Once all was in place, the next batch of sill covers arrived and fitted, the time to fit was much reduced and the ends much better looking. End of the problem? No never that easy. A time later there was an irate phone call from the supplier. He had just had a batch of the sill finishers rejected for being wrong to drawing. A visit to the goods inward inspection showed that someone had not read the note on the parts card and checked against an unmarked up print.
A grovelling phone call back to the supplier and an apology helped calm him down, but the cost of transport was not so easy to resolve. The time taken for a problem like this to be ‘solved’ could spread over a period of weeks, or even months, and in this case the body sill needed monitoring to ensure that further dimensional change did not take place.
One can multiply the above for most tasks. Over the couple of years I spent at Jensen the list covered many different difficulties in all areas of build. Each one has its own story. One day, I could be blasting down the M5 motorway, trying to improve the performance of the SP to better it over a standard Interceptor – we managed that one.
Another day I might be down at the new joint venture in South Wales at Cwmgors (where a press shop had been set up), trying to prevent faulty pressing being sent to West Bromwich.
Often it was just trying to make the lives of the assembly workers that bit easier, allowing them to work with a better final product. Many of the difficulties were never solved, just improved a little. Certainly the introduction of the Jensen Healey production line created a whole new raft of problems, but luckily my work was restricted to Interceptors.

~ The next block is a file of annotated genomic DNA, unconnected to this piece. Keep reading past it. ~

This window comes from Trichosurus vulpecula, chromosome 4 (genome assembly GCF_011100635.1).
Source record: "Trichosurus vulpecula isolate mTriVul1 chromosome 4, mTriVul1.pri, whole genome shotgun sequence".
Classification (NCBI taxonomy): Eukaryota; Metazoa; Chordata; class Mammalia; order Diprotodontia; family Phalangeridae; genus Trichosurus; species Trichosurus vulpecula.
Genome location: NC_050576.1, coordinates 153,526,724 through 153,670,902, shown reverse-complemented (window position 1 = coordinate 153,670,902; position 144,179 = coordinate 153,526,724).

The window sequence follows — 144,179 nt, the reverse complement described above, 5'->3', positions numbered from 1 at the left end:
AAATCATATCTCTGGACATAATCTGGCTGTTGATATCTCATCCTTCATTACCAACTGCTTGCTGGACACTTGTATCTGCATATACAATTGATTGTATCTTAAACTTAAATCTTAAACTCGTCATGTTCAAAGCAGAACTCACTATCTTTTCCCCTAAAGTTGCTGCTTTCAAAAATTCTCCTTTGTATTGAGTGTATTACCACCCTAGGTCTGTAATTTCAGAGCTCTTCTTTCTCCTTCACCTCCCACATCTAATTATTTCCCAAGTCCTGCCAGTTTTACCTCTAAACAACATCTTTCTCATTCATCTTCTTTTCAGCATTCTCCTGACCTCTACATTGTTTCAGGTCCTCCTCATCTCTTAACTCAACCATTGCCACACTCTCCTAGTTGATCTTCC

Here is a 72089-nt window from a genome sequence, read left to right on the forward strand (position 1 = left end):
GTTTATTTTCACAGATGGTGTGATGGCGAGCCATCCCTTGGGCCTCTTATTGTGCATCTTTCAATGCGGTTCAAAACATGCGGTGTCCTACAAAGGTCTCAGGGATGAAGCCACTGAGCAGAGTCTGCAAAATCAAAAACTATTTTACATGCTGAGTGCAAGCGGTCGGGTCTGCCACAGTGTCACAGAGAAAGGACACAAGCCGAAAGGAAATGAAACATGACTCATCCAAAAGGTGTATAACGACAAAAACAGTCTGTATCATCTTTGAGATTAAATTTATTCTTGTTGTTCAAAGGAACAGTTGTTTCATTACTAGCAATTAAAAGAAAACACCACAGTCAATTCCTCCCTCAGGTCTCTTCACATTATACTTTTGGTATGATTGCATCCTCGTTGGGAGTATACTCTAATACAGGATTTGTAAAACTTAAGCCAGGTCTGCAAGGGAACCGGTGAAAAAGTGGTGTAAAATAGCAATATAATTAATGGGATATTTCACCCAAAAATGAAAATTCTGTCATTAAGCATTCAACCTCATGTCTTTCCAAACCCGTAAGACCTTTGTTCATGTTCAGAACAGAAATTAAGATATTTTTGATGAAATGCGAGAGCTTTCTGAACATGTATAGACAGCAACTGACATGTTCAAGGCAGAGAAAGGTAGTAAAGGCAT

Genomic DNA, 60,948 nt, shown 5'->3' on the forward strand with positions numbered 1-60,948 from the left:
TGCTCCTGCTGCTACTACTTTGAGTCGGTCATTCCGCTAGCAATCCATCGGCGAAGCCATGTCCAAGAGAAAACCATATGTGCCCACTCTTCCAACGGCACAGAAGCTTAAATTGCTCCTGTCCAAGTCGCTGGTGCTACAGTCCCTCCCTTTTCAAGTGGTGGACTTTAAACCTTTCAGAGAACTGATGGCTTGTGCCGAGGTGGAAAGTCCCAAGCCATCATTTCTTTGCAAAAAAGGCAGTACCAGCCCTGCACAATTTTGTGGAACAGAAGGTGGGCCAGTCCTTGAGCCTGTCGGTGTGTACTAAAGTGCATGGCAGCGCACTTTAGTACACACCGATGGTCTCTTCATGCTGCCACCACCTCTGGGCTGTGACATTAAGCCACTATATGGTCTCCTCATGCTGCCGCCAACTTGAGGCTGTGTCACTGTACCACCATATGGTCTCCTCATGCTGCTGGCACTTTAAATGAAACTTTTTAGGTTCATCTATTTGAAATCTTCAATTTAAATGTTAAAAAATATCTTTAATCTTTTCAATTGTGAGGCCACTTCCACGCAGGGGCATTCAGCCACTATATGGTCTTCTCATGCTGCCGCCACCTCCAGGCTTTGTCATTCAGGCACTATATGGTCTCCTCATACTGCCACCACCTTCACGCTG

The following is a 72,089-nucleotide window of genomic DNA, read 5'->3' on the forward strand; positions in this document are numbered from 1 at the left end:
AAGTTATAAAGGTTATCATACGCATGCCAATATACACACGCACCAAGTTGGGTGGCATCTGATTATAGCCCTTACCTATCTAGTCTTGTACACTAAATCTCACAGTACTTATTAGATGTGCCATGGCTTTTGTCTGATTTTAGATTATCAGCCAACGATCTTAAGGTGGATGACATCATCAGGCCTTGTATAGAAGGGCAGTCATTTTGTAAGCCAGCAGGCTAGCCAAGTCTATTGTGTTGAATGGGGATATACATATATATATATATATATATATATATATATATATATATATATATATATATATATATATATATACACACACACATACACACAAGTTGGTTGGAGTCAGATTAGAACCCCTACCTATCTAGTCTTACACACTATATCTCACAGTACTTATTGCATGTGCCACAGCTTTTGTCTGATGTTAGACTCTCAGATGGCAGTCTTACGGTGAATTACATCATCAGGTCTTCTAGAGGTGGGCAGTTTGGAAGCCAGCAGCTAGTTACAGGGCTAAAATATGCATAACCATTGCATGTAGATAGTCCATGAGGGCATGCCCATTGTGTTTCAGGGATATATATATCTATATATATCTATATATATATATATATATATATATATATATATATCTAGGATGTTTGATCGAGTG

Working at Jensen as a Quality Engineer was always a challenge, but enjoyable. Earning the trust of the shop floor workers, listening to their problems, and doing one’s best was key. Even the foremen realised that, and gave their support to me, after the difficult period when I first started.
Why did I leave this company that I enjoyed working for ? The writing was on the wall for Jensen. At a works meeting, Kjell Qvale had made it clear he was loosing patience with the lack of return on his investment.
The situation was made worse by the introduction of the Jensen Healey, on which there had been great hopes. Hopes soon faded with initial poor build quality and unreliability of the Lotus engine. Although these issues were eventually dealt with, by that time I had left.
Money at Jensen was always a problem, and my pay level was actually below that of many of the assembly workers on the track. In fact this did lead to a funny story.
One of the slightly more cocky assembly line chaps was often dropping comments. Something along the lines of, “its okay for you management types, you get all the money and privileges, we get all the work to do.” Of course, I was far from being management, and by then I had also learnt that most assembly track chaps were earning more than me.
On one occasion I pulled him up for his comments, saying you show me your next wage slip, and I’ll bring in my salary slip, and we can sit down and work out what we are both getting. The result was, he was earning more than me. Suffice to say he was shocked, and I was definitely treated better by those on the assembly track, as news travelled they were earning more than me.
The problem surrounding my pay came to a head in late 1973, when my terms of employment and salary were changed for the worse. It was time once more to move on.
By the way, what happened to the water in the lake? It went down. Why? A brick has greater density than water, and so takes up a greater effective volume of water in the boat than when submerged.
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ACKNOWLEDGEMENTS: Paul Turner
COPYRIGHTS: Jensen Museum | Paul Turner